Championing the macho ‘doing something’ grand gesture will no doubt trump the educational and financial hard graft of inspiring staff to improve the distance learning model, to gain new markets for courses both at a distance and face-to-face as well as asking staff to bolster research income.  Claims of the low CO2 impact of the move do not stand up: any new build could be made on Walton Hall reserve land, not the city centre, and building refurbishment has a much lower footprint. 

Let us instead assume that the OU stays at Walton Hall.  Then the existing modern but redundant buildings initially provide a resource for rapid change.  Using existing buildings and putting a tight (2025) broad target in place for initial teaching face-to-face on campus will flesh out what works and explore the built form for blended learning.  Once the face-to-face student population becomes large, those buildings which now seem redundant will find plenty of admin or other refurbished uses.  

For part of the Milton Keynes city centre site, perhaps there is a face-saving opportunity based around the Arc Universities group. It could have a smaller institute, which gives Milton Keynes a front door to that amazing assembly of Arc academic talent, including that of the OU. 

Finally, when Sir David Attenborough again says, ‘and follow the links to the Open University’ the audience, including potential students, may wonder why they should if the OU is shown to be no better than other Corporate entities. The reputational risk is real here.  In a net zero world, the OU especially needs to be seen to act responsibly and not grab at every passing carbon resource available.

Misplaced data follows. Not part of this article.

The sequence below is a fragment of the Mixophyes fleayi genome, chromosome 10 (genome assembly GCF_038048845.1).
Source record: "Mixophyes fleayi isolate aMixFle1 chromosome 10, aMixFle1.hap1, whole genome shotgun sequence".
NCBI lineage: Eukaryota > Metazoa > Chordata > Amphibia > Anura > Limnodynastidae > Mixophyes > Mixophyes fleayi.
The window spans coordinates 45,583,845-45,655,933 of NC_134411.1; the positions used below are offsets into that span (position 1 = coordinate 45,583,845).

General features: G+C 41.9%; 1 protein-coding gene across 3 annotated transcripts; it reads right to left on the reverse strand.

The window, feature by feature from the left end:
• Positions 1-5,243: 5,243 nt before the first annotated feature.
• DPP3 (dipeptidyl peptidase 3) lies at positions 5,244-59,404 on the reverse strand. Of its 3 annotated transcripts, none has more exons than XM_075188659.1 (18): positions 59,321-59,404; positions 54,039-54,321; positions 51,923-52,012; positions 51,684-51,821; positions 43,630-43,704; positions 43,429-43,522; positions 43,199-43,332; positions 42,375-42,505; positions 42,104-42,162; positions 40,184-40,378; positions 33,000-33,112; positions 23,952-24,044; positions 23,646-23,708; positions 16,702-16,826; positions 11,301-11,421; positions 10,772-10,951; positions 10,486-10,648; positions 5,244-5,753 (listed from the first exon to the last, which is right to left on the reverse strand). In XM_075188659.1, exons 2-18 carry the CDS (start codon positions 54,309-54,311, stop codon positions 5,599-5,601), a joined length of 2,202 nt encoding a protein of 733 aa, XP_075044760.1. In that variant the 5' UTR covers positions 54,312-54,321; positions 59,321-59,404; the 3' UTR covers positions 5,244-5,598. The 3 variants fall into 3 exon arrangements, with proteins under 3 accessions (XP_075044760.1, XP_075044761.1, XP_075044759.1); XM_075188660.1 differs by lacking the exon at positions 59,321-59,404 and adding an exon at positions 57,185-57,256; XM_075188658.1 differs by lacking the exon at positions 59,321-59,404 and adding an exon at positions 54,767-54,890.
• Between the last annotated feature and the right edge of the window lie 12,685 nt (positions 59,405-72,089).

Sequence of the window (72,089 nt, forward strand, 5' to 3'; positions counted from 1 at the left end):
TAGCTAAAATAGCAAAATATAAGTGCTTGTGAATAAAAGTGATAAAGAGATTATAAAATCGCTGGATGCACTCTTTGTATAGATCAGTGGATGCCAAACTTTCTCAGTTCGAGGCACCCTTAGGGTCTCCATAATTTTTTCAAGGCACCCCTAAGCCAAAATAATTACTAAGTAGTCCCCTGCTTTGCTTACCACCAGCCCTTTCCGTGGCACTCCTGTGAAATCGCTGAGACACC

• In response to this article, a spokesperson for the Open University said the following:

This blog is a personal view by the author, who argues against The Open University relocating its campus buildings at Walton Hall in Milton Keynes to a new site in the city centre.

The OU announced in June 2023 that it was undertaking an assessment of whether relocation to Milton Keynes city centre would provide better facilities for its existing operations and whether a city centre site could be suitable for creating the opportunity to study the OU’s courses on campus in addition to its distance learning provision across the UK. Some colleges already provide OU courses taught on campus.

The decision to undertake this assessment was not, as claimed by the blog author, driven by the value of its existing Walton Hall site for housing as that value, if realised, would only contribute a relatively small part of the likely total cost.

There are other factual inaccuracies in this blog. No decision has yet been made about relocation or offering ‘face-to-face’ teaching in addition to our distance learning provision and there is not a final decision planned for July. We continue to assess whether there is a case for relocation, liaising with the City Council and Milton Keynes Development Partnership, and this is expected to continue for some time as we explore the evidence and consult. Any relocation would form part of the OU’s carbon reduction plans.